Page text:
|2006 Philadelphia Annual Meeting (22–25 October 2006)|
|Paper No. 25-11|
|Presentation Time: 8:00 AM-12:00 PM|
MINOR ELEMENT DISTRIBUTION FUNCTIONS FOR CARBONATE: IMPLICATIONS FOR SECULAR VARIATION IN SEAWATER ELEMENTAL CHEMISTRY
HASIUK, Franciszek Józef and LOHMANN, Kyger C., Department of Geological Sciences, University of Michigan, 2534 CC Little Building, 1100 N University Ave, Ann Arbor, MI 48109-1005, firstname.lastname@example.org|
It has been proposed that oceanic Mg/Ca chemistry has varied during the Phanerozoic and that this variation has controlled primary carbonate mineralogies between aragonite-dominated and calcite-dominated “seas”. Carbonate, being a ubiquitous precipitate both in modern and ancient oceans, has the prospect of being a powerful proxy of paleoseawater chemistry. But before its full potential can be realized, the mechanism of minor element incorporation must be more full understood. In the past this process has been generalized by the distribution coefficient.
However, using one distribution coefficient “to rule them all” presupposes that distribution occurs as a linear process. Empirical data from abiotic (Fuchtbauer and Hardie, 1976; Mucci and Morse, 1983) and biotic calcite (Stanley, 2004; Ries, 2004, 2005) suggest that at least in terms of varying fluid chemistry non-linear distribution functions govern incorporation of Mg into a precipitating calcite.
Plots of distribution functions illustrate several important points concerning the distribution of Mg into marine calcites: (1) For the empirical datasets, whether or not distribution coefficients vary, the lower the fluid Mg/Ca, the lower the solid Mg/Ca. None of the datasets display anticorrelation where solid Mg/Ca would decrease with increasing fluid Mg/Ca. (2) Whether or not distribution coefficients vary, the total range in solid Mg/Ca increases with increasing fluid Mg/Ca. (3) Kinetics cannot be ignored when considering Mg/Ca distribution since it operates even on abiotic precipitates. (4) Distribution coefficients decrease exponentially with increasing Fluid Mg/Ca. (5) The aforementioned four observations are equally valid for biotic phases as for abiotic phases. (6) Organisms that produce a CaCO3 skeleton prefer low- to no-Mg calcite. (7) None of the taxa reported in the literature have the biomineralization pathways necessary to maintain a constant skeletal Mg/Ca in the face of changing fluid Mg/Ca.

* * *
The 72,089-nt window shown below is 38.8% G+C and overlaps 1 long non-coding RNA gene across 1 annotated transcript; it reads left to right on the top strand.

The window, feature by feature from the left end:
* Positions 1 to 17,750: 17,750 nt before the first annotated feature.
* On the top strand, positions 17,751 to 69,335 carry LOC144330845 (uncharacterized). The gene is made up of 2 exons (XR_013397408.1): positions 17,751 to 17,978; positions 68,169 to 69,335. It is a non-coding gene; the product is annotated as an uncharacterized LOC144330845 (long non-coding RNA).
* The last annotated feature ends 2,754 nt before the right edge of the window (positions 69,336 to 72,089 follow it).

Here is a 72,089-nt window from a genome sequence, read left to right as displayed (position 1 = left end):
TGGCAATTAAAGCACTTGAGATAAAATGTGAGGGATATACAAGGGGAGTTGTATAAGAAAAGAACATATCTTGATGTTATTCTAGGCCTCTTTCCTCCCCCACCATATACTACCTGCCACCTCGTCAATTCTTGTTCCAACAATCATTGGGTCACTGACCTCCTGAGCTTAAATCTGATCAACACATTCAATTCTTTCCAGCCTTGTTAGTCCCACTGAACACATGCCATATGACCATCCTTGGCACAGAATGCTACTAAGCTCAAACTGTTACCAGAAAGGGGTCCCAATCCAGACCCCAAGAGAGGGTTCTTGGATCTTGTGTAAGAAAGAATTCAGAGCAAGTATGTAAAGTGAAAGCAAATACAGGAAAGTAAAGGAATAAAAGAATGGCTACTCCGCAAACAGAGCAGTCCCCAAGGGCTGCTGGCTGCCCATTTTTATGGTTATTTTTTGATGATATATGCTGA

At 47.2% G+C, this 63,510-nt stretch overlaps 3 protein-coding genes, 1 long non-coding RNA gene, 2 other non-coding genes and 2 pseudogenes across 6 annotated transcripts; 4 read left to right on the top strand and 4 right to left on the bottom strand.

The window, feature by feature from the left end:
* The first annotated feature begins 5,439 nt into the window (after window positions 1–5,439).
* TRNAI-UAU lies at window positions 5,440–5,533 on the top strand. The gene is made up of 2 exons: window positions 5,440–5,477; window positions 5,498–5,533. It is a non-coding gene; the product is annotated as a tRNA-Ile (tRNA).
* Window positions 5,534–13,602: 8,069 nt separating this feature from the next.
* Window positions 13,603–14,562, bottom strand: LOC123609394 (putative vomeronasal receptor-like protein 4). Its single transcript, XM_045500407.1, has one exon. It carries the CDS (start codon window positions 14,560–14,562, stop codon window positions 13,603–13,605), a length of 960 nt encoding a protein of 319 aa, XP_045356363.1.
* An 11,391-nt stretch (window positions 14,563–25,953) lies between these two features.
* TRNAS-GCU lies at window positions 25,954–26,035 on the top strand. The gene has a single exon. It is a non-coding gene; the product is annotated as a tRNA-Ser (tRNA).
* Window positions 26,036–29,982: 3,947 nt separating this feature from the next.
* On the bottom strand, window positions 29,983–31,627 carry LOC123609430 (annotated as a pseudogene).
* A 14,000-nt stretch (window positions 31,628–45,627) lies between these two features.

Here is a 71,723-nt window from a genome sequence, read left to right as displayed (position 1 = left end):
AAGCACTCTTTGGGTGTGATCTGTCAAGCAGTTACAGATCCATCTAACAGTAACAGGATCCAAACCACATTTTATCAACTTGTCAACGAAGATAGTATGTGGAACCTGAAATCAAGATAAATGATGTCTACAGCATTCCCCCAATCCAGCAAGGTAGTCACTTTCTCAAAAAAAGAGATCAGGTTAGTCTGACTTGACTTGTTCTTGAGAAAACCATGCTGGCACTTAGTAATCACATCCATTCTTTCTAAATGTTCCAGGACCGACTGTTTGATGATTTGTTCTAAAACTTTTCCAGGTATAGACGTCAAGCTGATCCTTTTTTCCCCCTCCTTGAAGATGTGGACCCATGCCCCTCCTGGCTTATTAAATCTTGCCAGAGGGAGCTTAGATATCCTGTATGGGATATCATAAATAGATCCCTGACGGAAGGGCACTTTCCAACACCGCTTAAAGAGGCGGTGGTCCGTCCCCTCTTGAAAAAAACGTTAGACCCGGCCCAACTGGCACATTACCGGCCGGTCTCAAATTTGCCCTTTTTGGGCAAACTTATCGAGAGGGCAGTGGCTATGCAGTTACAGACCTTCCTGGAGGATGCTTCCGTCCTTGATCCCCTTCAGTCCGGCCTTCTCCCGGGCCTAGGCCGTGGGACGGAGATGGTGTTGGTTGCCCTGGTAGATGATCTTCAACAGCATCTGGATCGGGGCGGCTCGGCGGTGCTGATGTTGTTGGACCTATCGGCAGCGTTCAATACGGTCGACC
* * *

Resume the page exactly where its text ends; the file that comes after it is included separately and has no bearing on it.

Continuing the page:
2006 Philadelphia Annual Meeting (22–25 October 2006)
General Information for this Meeting
|Session No. 25--Booth# 97|
Sediments, Carbonates (Posters)
Pennsylvania Convention Center: Exhibit Hall C
8:00 AM-12:00 PM, Sunday, 22 October 2006
Geological Society of America Abstracts with Programs, Vol. 38, No. 7, p. 75
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